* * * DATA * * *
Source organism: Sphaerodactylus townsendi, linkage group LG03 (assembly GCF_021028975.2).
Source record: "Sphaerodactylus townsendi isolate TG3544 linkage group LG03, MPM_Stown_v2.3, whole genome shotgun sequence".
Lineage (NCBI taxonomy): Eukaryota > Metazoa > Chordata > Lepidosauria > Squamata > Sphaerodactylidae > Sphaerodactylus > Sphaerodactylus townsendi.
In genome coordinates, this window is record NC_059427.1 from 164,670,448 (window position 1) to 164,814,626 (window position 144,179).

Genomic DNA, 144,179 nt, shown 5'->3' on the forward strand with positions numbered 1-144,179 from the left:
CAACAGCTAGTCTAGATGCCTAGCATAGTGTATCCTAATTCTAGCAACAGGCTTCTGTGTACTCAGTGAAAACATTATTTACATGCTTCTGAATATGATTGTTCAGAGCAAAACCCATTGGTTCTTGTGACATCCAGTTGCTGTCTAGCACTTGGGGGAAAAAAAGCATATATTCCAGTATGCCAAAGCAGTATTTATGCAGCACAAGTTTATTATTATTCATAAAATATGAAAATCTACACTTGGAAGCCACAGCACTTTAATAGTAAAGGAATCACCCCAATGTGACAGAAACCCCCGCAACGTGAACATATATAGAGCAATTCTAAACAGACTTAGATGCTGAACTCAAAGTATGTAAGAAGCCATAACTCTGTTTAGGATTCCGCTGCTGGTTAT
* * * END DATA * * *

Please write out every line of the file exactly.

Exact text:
Source organism: Sphaerodactylus townsendi, linkage group LG03 (assembly GCF_021028975.2).
Source record: "Sphaerodactylus townsendi isolate TG3544 linkage group LG03, MPM_Stown_v2.3, whole genome shotgun sequence".
Lineage (NCBI taxonomy): Eukaryota > Metazoa > Chordata > Lepidosauria > Squamata > Sphaerodactylidae > Sphaerodactylus > Sphaerodactylus townsendi.
In genome coordinates, this window is record NC_059427.1 from 164,670,448 (window position 1) to 164,814,626 (window position 144,179).

Genomic DNA, 144,179 nt, shown 5'->3' on the forward strand with positions numbered 1-144,179 from the left:
CAACAGCTAGTCTAGATGCCTAGCATAGTGTATCCTAATTCTAGCAACAGGCTTCTGTGTACTCAGTGAAAACATTATTTACATGCTTCTGAATATGATTGTTCAGAGCAAAACCCATTGGTTCTTGTGACATCCAGTTGCTGTCTAGCACTTGGGGGAAAAAAAGCATATATTCCAGTATGCCAAAGCAGTATTTATGCAGCACAAGTTTATTATTATTCATAAAATATGAAAATCTACACTTGGAAGCCACAGCACTTTAATAGTAAAGGAATCACCCCAATGTGACAGAAACCCCCGCAACGTGAACATATATAGAGCAATTCTAAACAGACTTAGATGCTGAACTCAAAGTATGTAAGAAGCCATAACTCTGTTTAGGATTCCGCTGCTGGTTAT